For example, a simple ethical dilemma, giving to the poor. What would a faith based decision be? Well if god says “give to the poor” then I give to the poor. But do I always give if I have it? Do I give money or can I give a gift instead? How much is appropriate? What if I am down to my last dollar, should I still give to the poor or is it okay some times to just do nothing?

    I bet your thinking, you need to use common sense when giving to the poor. Then I don’t need a god to help with me with that do I. So why discuss what god thinks about a moral decision or any decision? What decision can a god help me with? (He asked rhetorically.) So armed with common sense, I make all my own decisions, and I do not need to talk about faith in my day as it is a pointless interjection into a conversation.

  4. “I don’t talk about religion because it is boring” (Wolf)

    That about sums it up.

    “I don’t talk about faith, or belief in a deity as it has no relevance to my everyday decisions” (Wolf)

    This is where we differ quite vastly. I can see the ‘inspiration’ the teachings do have on what I think and how I interpret things. It’s not just that (of course), I also elaborate on those things learned – cause progression and move towards the best ideals possible (this is never ending). This involves the full use of my capacities alongside the inspiration of faith. For me, I can see the relevance.

    “What does god (or gods) feel about my workout schedule?” (Wolf)

    I tend to agree with this actually. I think the greatest gift God ever gave us was ‘choice’. Choice extends pretty far IMO. There is no need to ask about what clothes to wear today, what kind of coffee to drink, or should I cross the street. We have brains, we must use them.

    “I personally feel moral decision are made based on culture, social acceptance, municipal, provincial, state and federal laws, and lastly and most importantly on individual freedom of choice” (Wolf)

    You forgot where u work (also determining what decisions you can and cannot make; what you can and cannot think/say).

    I also feel my decision are based on all of those things, but I would add in faith as paradigm to buffer many of those and place them in some workable hierarchy. How would you know which you know which is the most important in the decision making of things?

    For example, Colin Thatcher wrote a book about his murder case just a few months back (for which he paid his full price in jail). The gov’t pulled all proceeds of that book (from him) and donated them to charities of people effected by crime (based on a law they speedily pushed through).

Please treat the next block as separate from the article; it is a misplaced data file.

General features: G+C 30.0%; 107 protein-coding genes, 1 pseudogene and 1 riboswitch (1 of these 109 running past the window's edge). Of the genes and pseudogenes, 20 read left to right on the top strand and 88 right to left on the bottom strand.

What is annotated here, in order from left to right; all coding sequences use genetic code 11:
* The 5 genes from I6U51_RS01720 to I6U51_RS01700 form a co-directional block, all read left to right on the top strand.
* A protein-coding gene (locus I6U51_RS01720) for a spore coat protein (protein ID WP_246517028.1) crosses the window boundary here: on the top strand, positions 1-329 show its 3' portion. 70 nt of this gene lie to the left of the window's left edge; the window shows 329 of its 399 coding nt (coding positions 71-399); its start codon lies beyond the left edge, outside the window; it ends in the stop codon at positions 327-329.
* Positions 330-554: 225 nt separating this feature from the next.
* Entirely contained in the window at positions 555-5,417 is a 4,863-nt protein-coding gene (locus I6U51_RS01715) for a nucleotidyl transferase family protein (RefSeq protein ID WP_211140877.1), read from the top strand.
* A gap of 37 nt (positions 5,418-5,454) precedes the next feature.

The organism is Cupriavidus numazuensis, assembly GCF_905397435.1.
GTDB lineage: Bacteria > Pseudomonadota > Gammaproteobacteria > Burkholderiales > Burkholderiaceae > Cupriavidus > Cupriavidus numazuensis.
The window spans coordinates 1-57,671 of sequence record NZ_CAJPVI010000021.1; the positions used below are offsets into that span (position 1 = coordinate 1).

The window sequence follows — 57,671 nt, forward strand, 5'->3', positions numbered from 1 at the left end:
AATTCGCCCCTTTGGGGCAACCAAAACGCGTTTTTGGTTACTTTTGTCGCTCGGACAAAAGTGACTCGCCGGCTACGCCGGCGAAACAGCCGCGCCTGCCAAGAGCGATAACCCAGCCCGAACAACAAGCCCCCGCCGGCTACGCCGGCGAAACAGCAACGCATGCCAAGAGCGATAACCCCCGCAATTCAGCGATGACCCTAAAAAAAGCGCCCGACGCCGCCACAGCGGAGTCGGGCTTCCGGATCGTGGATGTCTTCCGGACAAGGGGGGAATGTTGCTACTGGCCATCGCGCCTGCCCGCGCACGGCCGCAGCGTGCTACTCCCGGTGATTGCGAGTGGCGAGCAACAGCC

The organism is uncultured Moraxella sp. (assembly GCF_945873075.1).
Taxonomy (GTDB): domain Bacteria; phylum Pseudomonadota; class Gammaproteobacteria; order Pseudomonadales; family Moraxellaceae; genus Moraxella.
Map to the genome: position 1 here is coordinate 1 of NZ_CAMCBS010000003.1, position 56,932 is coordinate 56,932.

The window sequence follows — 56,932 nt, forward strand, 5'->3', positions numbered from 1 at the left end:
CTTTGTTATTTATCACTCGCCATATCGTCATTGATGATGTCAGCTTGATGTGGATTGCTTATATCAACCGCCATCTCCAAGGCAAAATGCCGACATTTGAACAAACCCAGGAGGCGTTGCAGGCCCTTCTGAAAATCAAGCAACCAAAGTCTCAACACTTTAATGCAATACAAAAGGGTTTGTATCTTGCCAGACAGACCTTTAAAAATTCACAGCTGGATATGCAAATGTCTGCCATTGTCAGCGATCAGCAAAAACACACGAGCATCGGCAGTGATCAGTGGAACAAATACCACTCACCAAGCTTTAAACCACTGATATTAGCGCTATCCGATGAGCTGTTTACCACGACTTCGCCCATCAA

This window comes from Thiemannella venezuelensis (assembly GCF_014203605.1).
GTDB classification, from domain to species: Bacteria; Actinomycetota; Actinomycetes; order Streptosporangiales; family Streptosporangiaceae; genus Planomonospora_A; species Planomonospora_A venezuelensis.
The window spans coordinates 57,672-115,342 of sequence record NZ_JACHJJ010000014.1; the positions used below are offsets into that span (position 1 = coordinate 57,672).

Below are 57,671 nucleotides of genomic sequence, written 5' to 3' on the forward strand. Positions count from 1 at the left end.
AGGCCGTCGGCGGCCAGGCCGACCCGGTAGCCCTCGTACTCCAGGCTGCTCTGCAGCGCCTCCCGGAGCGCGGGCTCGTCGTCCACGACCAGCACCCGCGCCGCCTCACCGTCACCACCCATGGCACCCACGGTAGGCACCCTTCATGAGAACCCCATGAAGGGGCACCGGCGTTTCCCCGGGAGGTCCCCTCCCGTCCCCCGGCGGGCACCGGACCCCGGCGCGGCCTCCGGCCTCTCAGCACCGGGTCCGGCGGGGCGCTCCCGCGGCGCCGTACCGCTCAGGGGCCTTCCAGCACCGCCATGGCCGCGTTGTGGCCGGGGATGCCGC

If I were to ask you, how do you determine ‘right and wrong’ in a scenario like that? What is the most used factor in determining this from your list? Is it a mix of the factors?

    “God says “thou shalt” and that is the end of the discussion, but I think most people know that no decision is ever that black and white.” (Wolf)

    Well that’s like a grade 1 reading of the texts.

    “For example, a simple ethical dilemma, giving to the poor. What would a faith based decision be? Well if god says “give to the poor” then I give to the poor. But do I always give if I have it? Do I give money or can I give a gift instead? How much is appropriate? What if I am down to my last dollar, should I still give to the poor or is it okay some times to just do nothing?” (Wolf)

    The important thing is ‘you are thinking about it’ and this is the beginning of the choice. All the questions need to be asked, and giving is something that is a privelege – not a demand. There really is not a ‘thou shalt’ for charity…it is an aspect of atonement, like repentance.

    My honest answer on giving is give when you can – but what you give should not take away from your quality of living. If you cannot give money, give your time…give your acceptance…lend an ear, etc. The command is to ‘love’…maybe someone can take that to the bank with you.

    In the end, at least I can say the biblical mandates lay a road to discuss charity and try to make sense of what it means and what it does not mean. This is not an answer to the question, just like the skill to shingle is not going to complete a project.

    “So armed with common sense, I make all my own decisions, and I do not need to talk about faith in my day as it is a pointless interjection into a conversation.” (Wolf)

    Your not alone on that one – I can tell ya that. But even people of faith use common sense. Explain common sense to me?

  5. “Explain common sense to me?” – SVS